• A Swedish Vallhund’s tail may be long, stubby or bobbed. All tail types, natural or docked, are equally acceptable.
  • The Vallhund has wedge-shaped head with medium-size ears that stand erect.
  • Swedish Vallhunds do not respond well to harsh verbal or physical corrections.
  • The Vallhund can become a nuisance barker, especially if he is frequently left alone.
  • The Vallhund is a herding breed and may nip at children’s ankles as they run by.
  • The Vallhund is not necessarily a good “first dog.” He requires plenty of socialization, training, and exercise to be a good companion.
Other Quick Facts:
  • The Swedish Vallhund’s coat has harness markings, bands of light color running down the sides from the shoulders. Some nicely marked Vallhunds have a mask of lighter hair around the eyes, on the muzzle, and under the throat, contrasting with the head color.
  • Within a single Swedish Vallhund litter, puppies can have natural bobtails or the traditional long Spitz tail.
Breed standards
AKC group: Working Dogs
UKC group: Herding Dogs
Average lifespan: 12 to 15 years
Average size: 22 to 35 pounds
Coat appearance: Dense, Harsh and Rough, and Thick
Coloration:  sable pattern of gray to red or combinations of colors in various shades.
Hypoallergenic: No
Best Suited For: Families with children, active singles and seniors, houses with yards
Temperament: Even-tempered, friendly, energetic, intelligent
Comparable Breeds: Cardigan Welsh Corgi, Pembroke Welsh Corgi

  The Swedish Vallhund is an ancient, national dog breed of Sweden and may date back to the 8th or 9th century. Swedish Vallhunds originated in the county of Västergötland, which lies just south of Vänern. Here the small dog proved to be excellent for watching, guarding and herding. The breed dates to the Viking settlement of England and is thought to have played a part in the development of the modern Welsh Corgi and the Lancashire Heeler.   According to the American Kennel Club, another theory of the breed's origin is that during the eighth or ninth century "either the Swedish Vallhund was brought to Wales or the Corgi was taken to Sweden, hence the similarities between the two breeds".
  The Swedish Vallhund is related to larger spitz dogs and moose hunting dogs of Scandinavia. Large dogs of this spitz-type have been found buried with their masters in stone-age settlements in Scandinavia. The skeleton of a Swedish Vallhund is remarkably similar to that of the modern Norwegian Elkhound, another breed of spitz dog.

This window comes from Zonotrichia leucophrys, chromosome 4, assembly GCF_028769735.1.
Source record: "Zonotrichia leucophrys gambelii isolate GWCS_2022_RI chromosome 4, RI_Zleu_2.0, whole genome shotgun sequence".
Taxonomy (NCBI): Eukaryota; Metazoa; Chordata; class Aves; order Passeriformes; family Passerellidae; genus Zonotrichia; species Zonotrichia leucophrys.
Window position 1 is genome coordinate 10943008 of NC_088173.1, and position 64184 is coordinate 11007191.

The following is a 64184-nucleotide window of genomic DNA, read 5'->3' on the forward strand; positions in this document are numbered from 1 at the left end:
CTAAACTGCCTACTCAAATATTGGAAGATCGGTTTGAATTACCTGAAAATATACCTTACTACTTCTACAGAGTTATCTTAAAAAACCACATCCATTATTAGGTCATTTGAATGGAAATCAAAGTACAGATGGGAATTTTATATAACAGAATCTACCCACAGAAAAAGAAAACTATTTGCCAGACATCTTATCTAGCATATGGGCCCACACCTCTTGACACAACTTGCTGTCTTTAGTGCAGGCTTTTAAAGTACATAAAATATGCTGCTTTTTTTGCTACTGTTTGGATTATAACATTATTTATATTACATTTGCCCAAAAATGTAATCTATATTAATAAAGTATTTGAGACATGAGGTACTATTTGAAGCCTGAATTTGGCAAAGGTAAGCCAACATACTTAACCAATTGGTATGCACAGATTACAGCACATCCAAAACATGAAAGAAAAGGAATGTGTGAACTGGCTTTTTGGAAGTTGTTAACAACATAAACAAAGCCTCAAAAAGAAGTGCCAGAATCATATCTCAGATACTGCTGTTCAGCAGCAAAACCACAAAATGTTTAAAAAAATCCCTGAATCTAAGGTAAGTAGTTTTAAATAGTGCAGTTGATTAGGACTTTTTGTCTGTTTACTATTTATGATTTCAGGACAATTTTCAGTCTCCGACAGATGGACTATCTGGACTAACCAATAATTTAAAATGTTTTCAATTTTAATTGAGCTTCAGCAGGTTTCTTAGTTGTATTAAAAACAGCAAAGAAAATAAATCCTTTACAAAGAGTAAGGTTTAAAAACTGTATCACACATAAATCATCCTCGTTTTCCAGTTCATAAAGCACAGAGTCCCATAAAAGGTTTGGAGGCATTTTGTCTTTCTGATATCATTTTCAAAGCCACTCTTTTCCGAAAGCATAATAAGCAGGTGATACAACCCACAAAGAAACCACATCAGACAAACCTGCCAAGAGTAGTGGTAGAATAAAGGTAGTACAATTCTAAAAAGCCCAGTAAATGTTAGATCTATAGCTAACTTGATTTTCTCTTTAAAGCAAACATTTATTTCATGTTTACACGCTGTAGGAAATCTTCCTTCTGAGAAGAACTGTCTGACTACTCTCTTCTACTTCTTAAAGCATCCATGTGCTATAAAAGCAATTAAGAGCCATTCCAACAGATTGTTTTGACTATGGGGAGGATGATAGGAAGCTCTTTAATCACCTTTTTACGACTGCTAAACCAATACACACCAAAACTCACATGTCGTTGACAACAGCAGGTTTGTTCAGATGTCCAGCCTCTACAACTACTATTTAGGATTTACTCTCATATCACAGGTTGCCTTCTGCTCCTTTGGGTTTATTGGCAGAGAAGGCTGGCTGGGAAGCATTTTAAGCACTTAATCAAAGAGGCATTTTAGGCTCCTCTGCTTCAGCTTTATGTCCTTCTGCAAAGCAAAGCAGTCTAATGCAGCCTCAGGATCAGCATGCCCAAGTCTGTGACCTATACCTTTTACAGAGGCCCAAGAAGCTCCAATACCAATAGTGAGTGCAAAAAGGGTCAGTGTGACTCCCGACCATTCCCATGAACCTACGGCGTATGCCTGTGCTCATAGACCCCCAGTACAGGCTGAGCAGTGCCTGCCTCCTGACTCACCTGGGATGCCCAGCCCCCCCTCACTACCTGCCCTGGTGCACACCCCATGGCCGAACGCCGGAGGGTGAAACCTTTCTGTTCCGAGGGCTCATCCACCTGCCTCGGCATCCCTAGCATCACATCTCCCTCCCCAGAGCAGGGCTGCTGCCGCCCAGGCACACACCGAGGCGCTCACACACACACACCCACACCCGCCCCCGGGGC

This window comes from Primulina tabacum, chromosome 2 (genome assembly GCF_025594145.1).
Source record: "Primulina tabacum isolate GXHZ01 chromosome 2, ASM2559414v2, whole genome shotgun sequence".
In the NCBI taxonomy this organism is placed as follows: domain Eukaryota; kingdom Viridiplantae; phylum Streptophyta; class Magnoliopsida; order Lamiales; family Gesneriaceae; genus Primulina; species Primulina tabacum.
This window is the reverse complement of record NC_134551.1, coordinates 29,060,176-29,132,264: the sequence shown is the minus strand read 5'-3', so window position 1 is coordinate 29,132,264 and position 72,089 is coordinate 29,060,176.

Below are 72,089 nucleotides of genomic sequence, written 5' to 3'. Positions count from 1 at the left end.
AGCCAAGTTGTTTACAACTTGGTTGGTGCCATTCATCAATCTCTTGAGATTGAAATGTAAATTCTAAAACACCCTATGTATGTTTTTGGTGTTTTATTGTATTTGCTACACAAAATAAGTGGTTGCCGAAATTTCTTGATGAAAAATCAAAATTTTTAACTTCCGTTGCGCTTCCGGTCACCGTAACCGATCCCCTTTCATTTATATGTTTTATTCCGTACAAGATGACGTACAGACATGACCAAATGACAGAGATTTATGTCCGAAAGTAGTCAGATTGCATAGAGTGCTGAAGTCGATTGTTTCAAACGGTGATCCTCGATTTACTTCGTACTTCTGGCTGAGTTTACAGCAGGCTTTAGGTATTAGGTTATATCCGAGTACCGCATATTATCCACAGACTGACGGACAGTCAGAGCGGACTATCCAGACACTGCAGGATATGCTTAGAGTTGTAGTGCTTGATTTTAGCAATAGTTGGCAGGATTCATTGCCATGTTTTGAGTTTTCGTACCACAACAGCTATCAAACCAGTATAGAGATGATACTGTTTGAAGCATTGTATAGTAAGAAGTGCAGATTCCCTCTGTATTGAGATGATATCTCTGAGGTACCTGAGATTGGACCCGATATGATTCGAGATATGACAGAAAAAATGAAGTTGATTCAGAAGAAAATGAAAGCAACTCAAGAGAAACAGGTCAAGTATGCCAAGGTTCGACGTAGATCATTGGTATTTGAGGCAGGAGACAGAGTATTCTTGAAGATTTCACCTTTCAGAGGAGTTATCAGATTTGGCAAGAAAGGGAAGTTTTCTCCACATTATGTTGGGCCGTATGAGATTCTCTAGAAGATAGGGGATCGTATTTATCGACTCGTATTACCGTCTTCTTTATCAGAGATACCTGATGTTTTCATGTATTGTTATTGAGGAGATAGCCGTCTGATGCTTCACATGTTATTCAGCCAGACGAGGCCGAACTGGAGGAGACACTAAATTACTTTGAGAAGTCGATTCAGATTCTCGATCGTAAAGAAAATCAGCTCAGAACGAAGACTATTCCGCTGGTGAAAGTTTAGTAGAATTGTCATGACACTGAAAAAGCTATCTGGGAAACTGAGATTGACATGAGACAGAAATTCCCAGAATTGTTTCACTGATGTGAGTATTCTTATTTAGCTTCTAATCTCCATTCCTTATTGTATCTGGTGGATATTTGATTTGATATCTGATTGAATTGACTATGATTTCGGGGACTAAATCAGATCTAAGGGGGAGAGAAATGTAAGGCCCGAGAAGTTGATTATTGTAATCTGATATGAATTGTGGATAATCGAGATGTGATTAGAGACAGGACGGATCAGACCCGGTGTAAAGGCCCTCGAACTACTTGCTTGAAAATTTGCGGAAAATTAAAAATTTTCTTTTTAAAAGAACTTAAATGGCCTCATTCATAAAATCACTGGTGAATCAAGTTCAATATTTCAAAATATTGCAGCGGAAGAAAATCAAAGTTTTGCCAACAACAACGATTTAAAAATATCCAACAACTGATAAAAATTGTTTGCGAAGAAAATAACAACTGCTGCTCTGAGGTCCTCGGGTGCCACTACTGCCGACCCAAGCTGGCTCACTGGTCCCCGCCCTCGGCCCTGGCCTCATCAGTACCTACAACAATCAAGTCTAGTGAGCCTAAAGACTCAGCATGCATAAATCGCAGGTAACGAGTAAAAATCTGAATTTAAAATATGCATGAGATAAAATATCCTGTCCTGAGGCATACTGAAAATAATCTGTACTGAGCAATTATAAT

The Swedish Kennel Club recognized the breed in 1943, making the Valhund a popular pet in both Sweden and Britain. The dogs were first brought to the United States in 1983, and the American Kennel Club recognized the Vallhund in 2007. Today he ranks 142nd among the breeds registered by the AKC.

  The Swedish Vallhund dates back to the Vikings who used these short, sturdy animals to herd cattle. Like their Viking friends, Vallhunds are strong and fearless, and their owners believe these dogs have no idea they are so small. They are friendly, spirited and eager to please, they get along well with children and can be trusted around other household pets, though they won't hesitate to chase strange dogs and cats. 
  Vallhunds can be used as farm dogs and are truly in their element around livestock. Vallhunds individual personalities vary from dog to dog – some are more outgoing while others are more introverted, but all Vallhunds are loyal companions who make an excellent addition to families with active lifestyles.

  The Swedish Vallhund lives an average lifespan of 12 to 15 years. The health issue most associated with this dog breed is progressive retinal atrophy, a genetic disease that causes blindness in both eyes.

  The Vallhund’s short legs belie his agility and speed. He corners like a race car and is an excellent agility competitor. He is sturdy and muscular and packs a big punch for his size.As a herding breed, he is bred to move flocks long distances. Even if he doesn’t do that for a living anymore, he still needs daily exercise in the form of a long walk or hike or training for a dog sport such as agility. If he gets the activity he needs, the Vallhund is happy in any environment, from city condo to country estate.
 With his short legs and long back, the Vallhund can be prone to back injuries if mishandled. Because their skeletal development is not yet complete, avoid letting puppies jump on and off furniture. Don’t pick them up without supporting both the front legs and the rear end. The Vallhund has a weather-resistant coat designed to withstand the harsh elements of Sweden, but that doesn’t mean he’s an outside dog. He is highly people-oriented and should never be shunted off to the backyard with little human interaction.